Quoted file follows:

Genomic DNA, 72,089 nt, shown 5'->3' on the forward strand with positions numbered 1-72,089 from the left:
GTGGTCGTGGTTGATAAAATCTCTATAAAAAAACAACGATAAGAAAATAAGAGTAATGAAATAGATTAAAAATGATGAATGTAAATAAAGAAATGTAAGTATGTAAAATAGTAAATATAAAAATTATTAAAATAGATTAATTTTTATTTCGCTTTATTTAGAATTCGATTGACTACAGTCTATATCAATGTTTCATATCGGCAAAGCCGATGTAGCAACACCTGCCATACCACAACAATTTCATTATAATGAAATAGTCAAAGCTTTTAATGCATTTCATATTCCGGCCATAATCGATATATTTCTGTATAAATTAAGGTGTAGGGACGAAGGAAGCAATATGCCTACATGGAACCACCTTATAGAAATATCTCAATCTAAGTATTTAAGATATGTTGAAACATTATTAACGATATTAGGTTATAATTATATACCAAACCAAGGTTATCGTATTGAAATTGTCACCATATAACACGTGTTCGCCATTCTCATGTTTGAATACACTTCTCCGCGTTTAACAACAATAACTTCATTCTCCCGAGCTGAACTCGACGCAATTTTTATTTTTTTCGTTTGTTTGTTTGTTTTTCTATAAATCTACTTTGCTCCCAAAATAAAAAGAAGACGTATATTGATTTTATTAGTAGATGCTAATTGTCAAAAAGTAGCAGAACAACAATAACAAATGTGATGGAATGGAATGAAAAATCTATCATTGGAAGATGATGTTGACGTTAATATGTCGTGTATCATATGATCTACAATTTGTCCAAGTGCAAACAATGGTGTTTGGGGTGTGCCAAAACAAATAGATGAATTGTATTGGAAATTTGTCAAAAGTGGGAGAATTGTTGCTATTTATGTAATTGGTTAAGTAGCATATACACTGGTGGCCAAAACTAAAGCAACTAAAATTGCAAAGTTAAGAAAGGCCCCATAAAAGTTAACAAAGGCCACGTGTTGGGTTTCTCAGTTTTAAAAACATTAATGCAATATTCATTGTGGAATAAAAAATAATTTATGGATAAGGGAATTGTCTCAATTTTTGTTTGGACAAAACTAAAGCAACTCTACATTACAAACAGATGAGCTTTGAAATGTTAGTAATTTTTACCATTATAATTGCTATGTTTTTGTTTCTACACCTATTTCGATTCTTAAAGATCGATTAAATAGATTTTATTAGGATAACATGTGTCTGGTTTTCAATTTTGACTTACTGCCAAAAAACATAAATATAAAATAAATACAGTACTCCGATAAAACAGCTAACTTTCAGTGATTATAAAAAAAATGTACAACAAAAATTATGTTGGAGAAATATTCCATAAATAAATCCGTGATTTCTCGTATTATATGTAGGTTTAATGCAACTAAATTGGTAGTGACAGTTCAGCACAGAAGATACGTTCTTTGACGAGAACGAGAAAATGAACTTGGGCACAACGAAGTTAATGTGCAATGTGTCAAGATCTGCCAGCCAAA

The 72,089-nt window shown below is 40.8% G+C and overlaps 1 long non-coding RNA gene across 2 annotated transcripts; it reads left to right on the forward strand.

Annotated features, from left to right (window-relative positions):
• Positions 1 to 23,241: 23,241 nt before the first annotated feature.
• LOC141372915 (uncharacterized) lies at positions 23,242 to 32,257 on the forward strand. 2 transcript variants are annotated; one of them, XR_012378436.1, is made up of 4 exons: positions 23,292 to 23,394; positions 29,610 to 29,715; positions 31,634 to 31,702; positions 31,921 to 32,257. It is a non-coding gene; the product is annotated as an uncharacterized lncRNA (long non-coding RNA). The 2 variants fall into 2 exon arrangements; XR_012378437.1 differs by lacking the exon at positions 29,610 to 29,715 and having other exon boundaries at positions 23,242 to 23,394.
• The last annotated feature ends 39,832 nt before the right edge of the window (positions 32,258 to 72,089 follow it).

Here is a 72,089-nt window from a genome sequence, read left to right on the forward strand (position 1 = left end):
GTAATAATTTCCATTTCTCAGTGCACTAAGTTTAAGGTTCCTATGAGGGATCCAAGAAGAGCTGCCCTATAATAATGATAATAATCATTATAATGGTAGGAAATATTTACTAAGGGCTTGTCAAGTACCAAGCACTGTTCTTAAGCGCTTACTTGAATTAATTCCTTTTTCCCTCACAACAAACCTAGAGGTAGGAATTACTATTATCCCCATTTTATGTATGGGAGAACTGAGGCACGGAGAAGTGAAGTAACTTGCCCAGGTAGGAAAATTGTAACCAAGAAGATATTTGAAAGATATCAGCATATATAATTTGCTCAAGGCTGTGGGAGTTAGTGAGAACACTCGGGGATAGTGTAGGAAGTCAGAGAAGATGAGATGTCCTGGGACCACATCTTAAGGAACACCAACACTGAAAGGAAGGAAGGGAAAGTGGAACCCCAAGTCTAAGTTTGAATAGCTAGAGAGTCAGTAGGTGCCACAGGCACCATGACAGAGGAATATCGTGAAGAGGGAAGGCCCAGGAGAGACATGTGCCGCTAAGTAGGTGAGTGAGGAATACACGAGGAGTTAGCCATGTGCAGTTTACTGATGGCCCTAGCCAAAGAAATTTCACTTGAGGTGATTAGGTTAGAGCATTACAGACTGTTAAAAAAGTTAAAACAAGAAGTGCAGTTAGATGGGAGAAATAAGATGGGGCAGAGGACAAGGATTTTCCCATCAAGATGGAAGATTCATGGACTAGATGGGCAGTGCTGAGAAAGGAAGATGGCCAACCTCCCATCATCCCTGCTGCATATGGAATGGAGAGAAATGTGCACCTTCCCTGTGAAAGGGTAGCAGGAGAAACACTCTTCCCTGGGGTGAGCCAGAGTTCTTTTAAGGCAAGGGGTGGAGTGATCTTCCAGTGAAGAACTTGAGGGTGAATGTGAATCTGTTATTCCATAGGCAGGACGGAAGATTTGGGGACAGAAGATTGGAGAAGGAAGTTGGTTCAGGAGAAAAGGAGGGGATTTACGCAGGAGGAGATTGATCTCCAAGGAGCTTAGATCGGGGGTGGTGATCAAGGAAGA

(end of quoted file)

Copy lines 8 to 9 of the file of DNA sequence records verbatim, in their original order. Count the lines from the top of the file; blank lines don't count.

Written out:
Here is a 72,089-nt window from a genome sequence, read left to right on the forward strand (position 1 = left end):
GTAATAATTTCCATTTCTCAGTGCACTAAGTTTAAGGTTCCTATGAGGGATCCAAGAAGAGCTGCCCTATAATAATGATAATAATCATTATAATGGTAGGAAATATTTACTAAGGGCTTGTCAAGTACCAAGCACTGTTCTTAAGCGCTTACTTGAATTAATTCCTTTTTCCCTCACAACAAACCTAGAGGTAGGAATTACTATTATCCCCATTTTATGTATGGGAGAACTGAGGCACGGAGAAGTGAAGTAACTTGCCCAGGTAGGAAAATTGTAACCAAGAAGATATTTGAAAGATATCAGCATATATAATTTGCTCAAGGCTGTGGGAGTTAGTGAGAACACTCGGGGATAGTGTAGGAAGTCAGAGAAGATGAGATGTCCTGGGACCACATCTTAAGGAACACCAACACTGAAAGGAAGGAAGGGAAAGTGGAACCCCAAGTCTAAGTTTGAATAGCTAGAGAGTCAGTAGGTGCCACAGGCACCATGACAGAGGAATATCGTGAAGAGGGAAGGCCCAGGAGAGACATGTGCCGCTAAGTAGGTGAGTGAGGAATACACGAGGAGTTAGCCATGTGCAGTTTACTGATGGCCCTAGCCAAAGAAATTTCACTTGAGGTGATTAGGTTAGAGCATTACAGACTGTTAAAAAAGTTAAAACAAGAAGTGCAGTTAGATGGGAGAAATAAGATGGGGCAGAGGACAAGGATTTTCCCATCAAGATGGAAGATTCATGGACTAGATGGGCAGTGCTGAGAAAGGAAGATGGCCAACCTCCCATCATCCCTGCTGCATATGGAATGGAGAGAAATGTGCACCTTCCCTGTGAAAGGGTAGCAGGAGAAACACTCTTCCCTGGGGTGAGCCAGAGTTCTTTTAAGGCAAGGGGTGGAGTGATCTTCCAGTGAAGAACTTGAGGGTGAATGTGAATCTGTTATTCCATAGGCAGGACGGAAGATTTGGGGACAGAAGATTGGAGAAGGAAGTTGGTTCAGGAGAAAAGGAGGGGATTTACGCAGGAGGAGATTGATCTCCAAGGAGCTTAGATCGGGGGTGGTGATCAAGGAAGA